We have seen that in capitalist production the basis for the formation of a home market is the process of the disintegration of the small cultivators into agricultural entrepreneurs and workers. Almost every work on the economic position of the Russian peasantry in the post-Reform period refers to the so-called “differentiation” of the peasantry. It must consequently be our task to study the principal features of this phenomenon and to determine its significance. In the following exposition we employ the statistical data of Zemstvo house-to-house censuses.
Mr. V. Postnikov, in his book Peasant Farming in South Russia (Moscow, 1891), has collected and processed the Zemstvo statistics for the Taurida and partly the Kherson and the Ekaterinoslav gubernias. This book should be given first place in the literature on the differentiation of the peasantry, and we consider it necessary to arrange according to the system we have adopted the data gathered by Mr. Postnikov, supplementing them occasionally with data from Zemstvo publications. The Zemstvo statisticians of Taurida have grouped the peasant households according to area under crops—a very sound method, one that renders it possible to form a precise judgement of the economy of each group due to the predominance in that locality of grain cultivation with extensive farming. Here are the general data for the economic groups of the Taurida peasantry.
The unevenness in the distribution of the area under crops is very considerable: 2/5 of the total households (comprising about 3/10 of the population, for the size of these families s below the average) possess about 1/8 of the total area under crops; they belong to the poor group, cultivating little land, who cannot cover their needs with their income from farming. Further, there are the middle peasants, also constituting about 2/5 of the total households, who cover their average expenditure by income from the land (Mr. Postnikov considers that a family requires from 16 to 18 dessiatines [Dessiatine = 2.70 acres. —Ed] under crops to cover its average expenditure). Lastly, there are the well-to-do peasants (about 1/5 of the households and 3/10 of the population), who concentrate in their hands over half the area cultivated, the crop area per household clearly indicating the “commercial” character of the farming done by this group. In order exactly to estimate the extent of this commercial agriculture in the various groups, Mr. Postnikov employs the following method. From the total crop area of the farm, he separates the following: the food area (which provides sustenance for the family and the farm labourers), the fodder area (which provides fodder for the cattle) and the farm-service area (seed-plot, land occupied by buildings, etc.), and thus arrives at the size of the market or commercial area, the produce of which goes for sale. It is shown that in the group with 5 to 10 dess. under crops, only 11.8% of the cultivated area yields produce for the market, whereas this percentage grows with the increase in the area under crops (by groups) as follows: 36.5%—52%—61%. Consequently, the well-to-do peasants (the top two groups) engage in what is commercial cultivation, and secure a gross money income ranging from 574 to 1,500 rubles per annum. This commercial cultivation then becomes capitalist farming, for the areas cultivated by the well-to-do peasants exceed the family labour norm (i.e., the amount of land that a family can cultivate by its own labour), and compel them to resort to the hiring of workers: in the three northern uyezds of Taurida Gubernia, the author estimates, the well-to-do peasants hire over 14,000 rural workers. The poor peasants, on the contrary, “provide workers” (over 5,000), that is, resort to the sale of their labour-power, since the income from cultivating the land amounts, in the 5 to 10 dess. group, for example, to only about 30 rubles in cash per household. We observe here, consequently, the very process of the creation of a home market that is dealt with by the theory of capitalist production—the “home market” grows as a result of the conversion into a commodity of the product of commercial, entrepreneur farming, on the one hand, and of the conversion into a commodity of the labour-power sold by the badly-off peasants, on the other.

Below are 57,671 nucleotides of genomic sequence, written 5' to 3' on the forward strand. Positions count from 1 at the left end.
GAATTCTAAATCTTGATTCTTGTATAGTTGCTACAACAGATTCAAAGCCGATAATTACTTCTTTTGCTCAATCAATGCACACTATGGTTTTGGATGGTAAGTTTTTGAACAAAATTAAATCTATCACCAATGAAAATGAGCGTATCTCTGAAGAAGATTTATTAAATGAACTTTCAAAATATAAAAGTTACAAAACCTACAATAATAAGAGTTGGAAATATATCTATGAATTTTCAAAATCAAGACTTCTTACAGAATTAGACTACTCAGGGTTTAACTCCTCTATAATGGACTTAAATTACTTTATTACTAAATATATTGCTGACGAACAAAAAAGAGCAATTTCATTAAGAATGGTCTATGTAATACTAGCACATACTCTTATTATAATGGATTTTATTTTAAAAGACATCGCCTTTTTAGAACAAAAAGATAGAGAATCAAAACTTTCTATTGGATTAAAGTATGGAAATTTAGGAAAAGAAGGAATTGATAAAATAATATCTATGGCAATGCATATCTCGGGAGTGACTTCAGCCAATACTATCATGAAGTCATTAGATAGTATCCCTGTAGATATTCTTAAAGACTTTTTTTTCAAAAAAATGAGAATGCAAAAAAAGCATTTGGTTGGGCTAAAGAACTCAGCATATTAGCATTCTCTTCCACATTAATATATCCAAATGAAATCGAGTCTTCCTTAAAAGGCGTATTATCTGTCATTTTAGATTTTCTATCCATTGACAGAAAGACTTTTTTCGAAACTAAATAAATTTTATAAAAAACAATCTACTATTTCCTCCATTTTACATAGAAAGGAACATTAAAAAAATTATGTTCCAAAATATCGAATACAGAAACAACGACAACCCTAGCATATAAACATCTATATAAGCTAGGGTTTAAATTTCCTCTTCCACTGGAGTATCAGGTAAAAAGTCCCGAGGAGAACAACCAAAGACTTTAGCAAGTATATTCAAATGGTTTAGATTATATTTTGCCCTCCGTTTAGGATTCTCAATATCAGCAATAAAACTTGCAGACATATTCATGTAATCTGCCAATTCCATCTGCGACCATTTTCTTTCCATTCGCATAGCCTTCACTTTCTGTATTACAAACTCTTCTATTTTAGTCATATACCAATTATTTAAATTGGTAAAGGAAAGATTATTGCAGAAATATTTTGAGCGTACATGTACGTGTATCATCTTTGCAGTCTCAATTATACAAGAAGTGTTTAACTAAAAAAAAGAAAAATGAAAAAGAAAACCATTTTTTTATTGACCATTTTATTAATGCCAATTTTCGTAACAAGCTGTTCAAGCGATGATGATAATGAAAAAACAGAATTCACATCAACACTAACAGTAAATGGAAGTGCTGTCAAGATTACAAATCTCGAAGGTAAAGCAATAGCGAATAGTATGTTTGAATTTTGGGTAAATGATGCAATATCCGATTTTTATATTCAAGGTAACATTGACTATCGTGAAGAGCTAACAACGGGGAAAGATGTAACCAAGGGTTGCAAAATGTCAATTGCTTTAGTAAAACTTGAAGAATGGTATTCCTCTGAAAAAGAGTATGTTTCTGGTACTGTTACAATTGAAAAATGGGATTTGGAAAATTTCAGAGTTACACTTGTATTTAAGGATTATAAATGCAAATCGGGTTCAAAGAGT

In order to acquaint ourselves more closely with this phenomenon, let us examine the position of each separate group of the peasantry. Let us start with the top group. Here are the data for the amount of land it owns and uses: